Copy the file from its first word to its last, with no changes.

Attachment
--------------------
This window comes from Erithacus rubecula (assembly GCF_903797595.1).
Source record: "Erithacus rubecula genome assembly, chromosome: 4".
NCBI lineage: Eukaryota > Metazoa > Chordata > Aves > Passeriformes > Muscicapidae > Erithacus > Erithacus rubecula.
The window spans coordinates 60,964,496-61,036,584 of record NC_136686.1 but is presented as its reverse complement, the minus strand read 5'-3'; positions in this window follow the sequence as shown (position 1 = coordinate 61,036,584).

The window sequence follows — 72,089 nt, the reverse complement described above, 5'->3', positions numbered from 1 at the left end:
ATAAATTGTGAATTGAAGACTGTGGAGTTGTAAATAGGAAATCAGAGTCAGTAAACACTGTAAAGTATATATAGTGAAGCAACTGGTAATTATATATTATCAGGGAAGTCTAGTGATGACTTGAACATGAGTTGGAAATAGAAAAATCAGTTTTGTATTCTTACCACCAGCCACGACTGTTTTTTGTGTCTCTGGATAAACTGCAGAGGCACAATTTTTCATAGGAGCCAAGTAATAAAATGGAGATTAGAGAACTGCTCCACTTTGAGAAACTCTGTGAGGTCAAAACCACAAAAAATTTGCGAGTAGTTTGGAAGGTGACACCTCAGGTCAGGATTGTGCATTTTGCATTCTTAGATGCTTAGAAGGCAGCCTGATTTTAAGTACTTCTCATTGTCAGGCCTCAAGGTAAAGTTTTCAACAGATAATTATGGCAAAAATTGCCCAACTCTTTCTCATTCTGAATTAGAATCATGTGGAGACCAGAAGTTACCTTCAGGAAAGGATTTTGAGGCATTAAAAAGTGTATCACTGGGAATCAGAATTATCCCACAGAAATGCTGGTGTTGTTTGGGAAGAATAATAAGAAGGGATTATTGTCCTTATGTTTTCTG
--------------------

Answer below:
This window comes from Erithacus rubecula (assembly GCF_903797595.1).
Source record: "Erithacus rubecula genome assembly, chromosome: 4".
NCBI lineage: Eukaryota > Metazoa > Chordata > Aves > Passeriformes > Muscicapidae > Erithacus > Erithacus rubecula.
The window spans coordinates 60,964,496-61,036,584 of record NC_136686.1 but is presented as its reverse complement, the minus strand read 5'-3'; positions in this window follow the sequence as shown (position 1 = coordinate 61,036,584).

The window sequence follows — 72,089 nt, the reverse complement described above, 5'->3', positions numbered from 1 at the left end:
ATAAATTGTGAATTGAAGACTGTGGAGTTGTAAATAGGAAATCAGAGTCAGTAAACACTGTAAAGTATATATAGTGAAGCAACTGGTAATTATATATTATCAGGGAAGTCTAGTGATGACTTGAACATGAGTTGGAAATAGAAAAATCAGTTTTGTATTCTTACCACCAGCCACGACTGTTTTTTGTGTCTCTGGATAAACTGCAGAGGCACAATTTTTCATAGGAGCCAAGTAATAAAATGGAGATTAGAGAACTGCTCCACTTTGAGAAACTCTGTGAGGTCAAAACCACAAAAAATTTGCGAGTAGTTTGGAAGGTGACACCTCAGGTCAGGATTGTGCATTTTGCATTCTTAGATGCTTAGAAGGCAGCCTGATTTTAAGTACTTCTCATTGTCAGGCCTCAAGGTAAAGTTTTCAACAGATAATTATGGCAAAAATTGCCCAACTCTTTCTCATTCTGAATTAGAATCATGTGGAGACCAGAAGTTACCTTCAGGAAAGGATTTTGAGGCATTAAAAAGTGTATCACTGGGAATCAGAATTATCCCACAGAAATGCTGGTGTTGTTTGGGAAGAATAATAAGAAGGGATTATTGTCCTTATGTTTTCTG